I remember the first time a dentist told me I might need dentures. I was barely 30 years old. I couldn’t believe it. I knew my teeth were bad. I knew that eating disorders were to blame. But dentures? Me? Seriously?
I had always had great teeth growing up. I wore braces as a teenager and took good care of my teeth. My family and friends used to tell me all the time that I had a beautiful smile.
But bulimia and anorexia took all that away. My beautiful smile was gone. Literally.
When most people think of eating disorders, there’s an immediate focus on body weight, nutrition, and physical appearance. Yet, there are other health consequences that can be just as damaging.
One of the lesser known effects of bulimia is the severe damage it can do to your teeth. When you have bulimia, you don’t just empty your stomach of food and deprive your body of nutrients. The stomach acids produced by self-induced vomiting destroy tooth enamel and can cause significant oral health problems including severe tooth decay and significant loss of permanent teeth. Your teeth affect your whole body. When your teeth are healthy, you are healthier too. Missing teeth can affect your bite, speech, and eating choices. You may also experience headaches and/or jaw pain.
Bulimia can cause other oral health issues too, including gum pain, dry mouth, chronic sore throat, inflamed esophagus, enlarged glands, and jaw alignment abnormalities.
I experienced many of these symptoms and, as a result, made a lot of trips to dentists over the years. But, as my teeth deteriorated, I became more and more embarrassed and ashamed about the condition of my teeth so I stopped going to the dentist. That just compounded the problem.
When I finally got the courage to go back, the damage was pretty bad. I was afraid to open my mouth or smile in front of people. It hurt to eat and chew. When you don’t take proper care of your teeth, dental care can become very expensive, and I needed a lot of work. So, I spent years slogging from dentist to dentist, looking for quick or temporary fixes that I could afford—a crown here and a cap there—hoping to stop my teeth from crumbling.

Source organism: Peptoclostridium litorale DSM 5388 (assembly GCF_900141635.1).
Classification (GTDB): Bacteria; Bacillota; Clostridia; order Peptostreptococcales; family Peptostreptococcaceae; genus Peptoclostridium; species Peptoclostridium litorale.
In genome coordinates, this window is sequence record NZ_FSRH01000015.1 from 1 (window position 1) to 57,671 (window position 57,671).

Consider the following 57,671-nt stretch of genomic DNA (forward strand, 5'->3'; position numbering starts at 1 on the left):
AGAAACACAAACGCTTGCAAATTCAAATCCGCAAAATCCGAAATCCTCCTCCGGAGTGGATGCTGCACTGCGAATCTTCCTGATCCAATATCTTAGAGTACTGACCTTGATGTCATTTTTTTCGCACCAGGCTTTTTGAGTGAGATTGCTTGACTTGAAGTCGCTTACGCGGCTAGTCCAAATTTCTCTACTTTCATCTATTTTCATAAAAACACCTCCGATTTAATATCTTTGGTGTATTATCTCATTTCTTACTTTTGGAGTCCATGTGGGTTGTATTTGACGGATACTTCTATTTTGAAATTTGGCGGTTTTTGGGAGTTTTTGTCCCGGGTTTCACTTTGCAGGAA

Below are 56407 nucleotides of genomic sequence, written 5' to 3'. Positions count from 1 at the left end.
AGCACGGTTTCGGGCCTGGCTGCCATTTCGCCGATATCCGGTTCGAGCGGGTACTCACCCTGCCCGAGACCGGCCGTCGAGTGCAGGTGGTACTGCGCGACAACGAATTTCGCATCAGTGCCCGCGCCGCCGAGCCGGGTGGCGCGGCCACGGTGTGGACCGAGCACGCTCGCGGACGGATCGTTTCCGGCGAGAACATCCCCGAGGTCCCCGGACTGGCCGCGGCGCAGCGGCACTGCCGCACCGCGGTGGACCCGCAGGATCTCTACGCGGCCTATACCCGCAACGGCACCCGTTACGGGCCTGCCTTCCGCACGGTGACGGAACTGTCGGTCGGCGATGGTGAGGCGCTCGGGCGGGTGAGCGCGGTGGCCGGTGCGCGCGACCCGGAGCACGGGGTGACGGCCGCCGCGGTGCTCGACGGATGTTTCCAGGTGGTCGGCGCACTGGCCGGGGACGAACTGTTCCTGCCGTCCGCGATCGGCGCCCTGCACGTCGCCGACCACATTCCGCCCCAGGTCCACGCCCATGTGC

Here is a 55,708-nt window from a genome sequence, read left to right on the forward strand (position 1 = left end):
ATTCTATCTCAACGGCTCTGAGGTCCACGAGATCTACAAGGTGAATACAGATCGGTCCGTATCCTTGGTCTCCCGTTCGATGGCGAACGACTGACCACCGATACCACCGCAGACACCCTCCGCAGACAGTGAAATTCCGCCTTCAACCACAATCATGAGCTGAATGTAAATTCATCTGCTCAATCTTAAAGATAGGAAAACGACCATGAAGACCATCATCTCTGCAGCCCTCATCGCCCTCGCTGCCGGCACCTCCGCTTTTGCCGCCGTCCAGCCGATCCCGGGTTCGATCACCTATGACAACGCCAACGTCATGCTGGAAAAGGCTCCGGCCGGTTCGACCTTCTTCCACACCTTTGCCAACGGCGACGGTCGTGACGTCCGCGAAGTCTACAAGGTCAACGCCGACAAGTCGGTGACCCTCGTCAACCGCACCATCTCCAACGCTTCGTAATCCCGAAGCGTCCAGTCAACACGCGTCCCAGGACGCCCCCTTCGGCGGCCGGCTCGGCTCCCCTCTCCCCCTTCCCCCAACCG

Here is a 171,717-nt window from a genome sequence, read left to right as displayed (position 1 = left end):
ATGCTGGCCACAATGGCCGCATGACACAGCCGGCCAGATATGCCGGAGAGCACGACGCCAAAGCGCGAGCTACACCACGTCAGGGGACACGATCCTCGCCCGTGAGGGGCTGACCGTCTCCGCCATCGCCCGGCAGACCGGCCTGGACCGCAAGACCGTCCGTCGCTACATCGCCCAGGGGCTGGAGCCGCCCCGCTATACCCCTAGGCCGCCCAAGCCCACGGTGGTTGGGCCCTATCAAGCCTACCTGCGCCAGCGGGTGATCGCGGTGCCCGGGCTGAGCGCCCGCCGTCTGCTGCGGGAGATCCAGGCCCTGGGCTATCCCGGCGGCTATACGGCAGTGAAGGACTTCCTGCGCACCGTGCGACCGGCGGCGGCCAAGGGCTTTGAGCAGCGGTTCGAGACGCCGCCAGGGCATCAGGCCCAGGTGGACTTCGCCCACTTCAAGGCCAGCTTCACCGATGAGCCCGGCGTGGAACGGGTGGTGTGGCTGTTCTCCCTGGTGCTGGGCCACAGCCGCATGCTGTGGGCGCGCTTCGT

But the reality was that the damage been done. That’s when I started being told I might need dentures. That was a huge blow to my self-esteem and confidence. But then something amazing happened. My dentist, Dr. David Scardella, met an oral surgeon, Dr. William Lane, through a professional study club and they started to discuss my unique and challenging case caused by an eating disorder. They told me they could help and came up with a permanent solution to replace my teeth called dental implants. This was something I had never heard of before. Dental implants are not dentures or partial or temporary cosmetic fixes. They are permanent teeth that act just like your own natural teeth. They safeguard and preserve your bone structure, oral health, and appearance.
It is taking a few different surgeries to remove the remains of my bad teeth and to implant my permanent porcelain teeth but so far everything is going incredibly well. I never thought I’d get this chance to have a beautiful smile again, but it’s happening.
If eating disorders have damaged your teeth, if you are experiencing the same struggles I did, I want you to know that there is hope, there are options, and you can smile again. And with a new smile, those of us who have struggled with eating disorders can find renewed self-esteem, confidence, and a better quality of life.
Kaitlin grew up on the south shore of Massachusetts and now lives and works in the greater Boston area. She is an eating disorder survivor with lots of reasons to smile. Kaitlin has started a video journal documenting her story and her journey to a new smile. You can watch the first video journal entry here.